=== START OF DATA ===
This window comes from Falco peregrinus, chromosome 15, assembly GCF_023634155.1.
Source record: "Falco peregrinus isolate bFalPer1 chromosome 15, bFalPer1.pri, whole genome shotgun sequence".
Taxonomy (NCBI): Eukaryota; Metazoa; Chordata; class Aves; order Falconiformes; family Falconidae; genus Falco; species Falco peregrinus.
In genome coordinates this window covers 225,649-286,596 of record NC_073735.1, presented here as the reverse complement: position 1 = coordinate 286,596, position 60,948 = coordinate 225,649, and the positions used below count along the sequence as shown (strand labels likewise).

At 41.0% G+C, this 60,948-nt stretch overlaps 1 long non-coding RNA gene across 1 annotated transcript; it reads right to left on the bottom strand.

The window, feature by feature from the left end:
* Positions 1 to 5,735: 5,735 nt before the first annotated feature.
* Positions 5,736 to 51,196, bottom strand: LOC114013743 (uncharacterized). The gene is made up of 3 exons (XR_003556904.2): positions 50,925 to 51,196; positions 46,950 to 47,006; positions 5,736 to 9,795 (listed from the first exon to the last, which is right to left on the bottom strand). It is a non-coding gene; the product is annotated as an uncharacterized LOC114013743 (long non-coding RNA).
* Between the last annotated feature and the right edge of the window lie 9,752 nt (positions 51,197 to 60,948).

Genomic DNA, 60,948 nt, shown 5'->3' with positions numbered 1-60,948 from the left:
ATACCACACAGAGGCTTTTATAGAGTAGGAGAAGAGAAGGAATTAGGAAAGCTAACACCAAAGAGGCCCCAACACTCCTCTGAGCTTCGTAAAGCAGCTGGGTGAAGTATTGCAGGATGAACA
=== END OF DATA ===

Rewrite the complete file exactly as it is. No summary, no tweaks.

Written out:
This window comes from Falco peregrinus, chromosome 15, assembly GCF_023634155.1.
Source record: "Falco peregrinus isolate bFalPer1 chromosome 15, bFalPer1.pri, whole genome shotgun sequence".
Taxonomy (NCBI): Eukaryota; Metazoa; Chordata; class Aves; order Falconiformes; family Falconidae; genus Falco; species Falco peregrinus.
In genome coordinates this window covers 225,649-286,596 of record NC_073735.1, presented here as the reverse complement: position 1 = coordinate 286,596, position 60,948 = coordinate 225,649, and the positions used below count along the sequence as shown (strand labels likewise).

At 41.0% G+C, this 60,948-nt stretch overlaps 1 long non-coding RNA gene across 1 annotated transcript; it reads right to left on the bottom strand.

The window, feature by feature from the left end:
* Positions 1 to 5,735: 5,735 nt before the first annotated feature.
* Positions 5,736 to 51,196, bottom strand: LOC114013743 (uncharacterized). The gene is made up of 3 exons (XR_003556904.2): positions 50,925 to 51,196; positions 46,950 to 47,006; positions 5,736 to 9,795 (listed from the first exon to the last, which is right to left on the bottom strand). It is a non-coding gene; the product is annotated as an uncharacterized LOC114013743 (long non-coding RNA).
* Between the last annotated feature and the right edge of the window lie 9,752 nt (positions 51,197 to 60,948).

Genomic DNA, 60,948 nt, shown 5'->3' with positions numbered 1-60,948 from the left:
ATACCACACAGAGGCTTTTATAGAGTAGGAGAAGAGAAGGAATTAGGAAAGCTAACACCAAAGAGGCCCCAACACTCCTCTGAGCTTCGTAAAGCAGCTGGGTGAAGTATTGCAGGATGAACA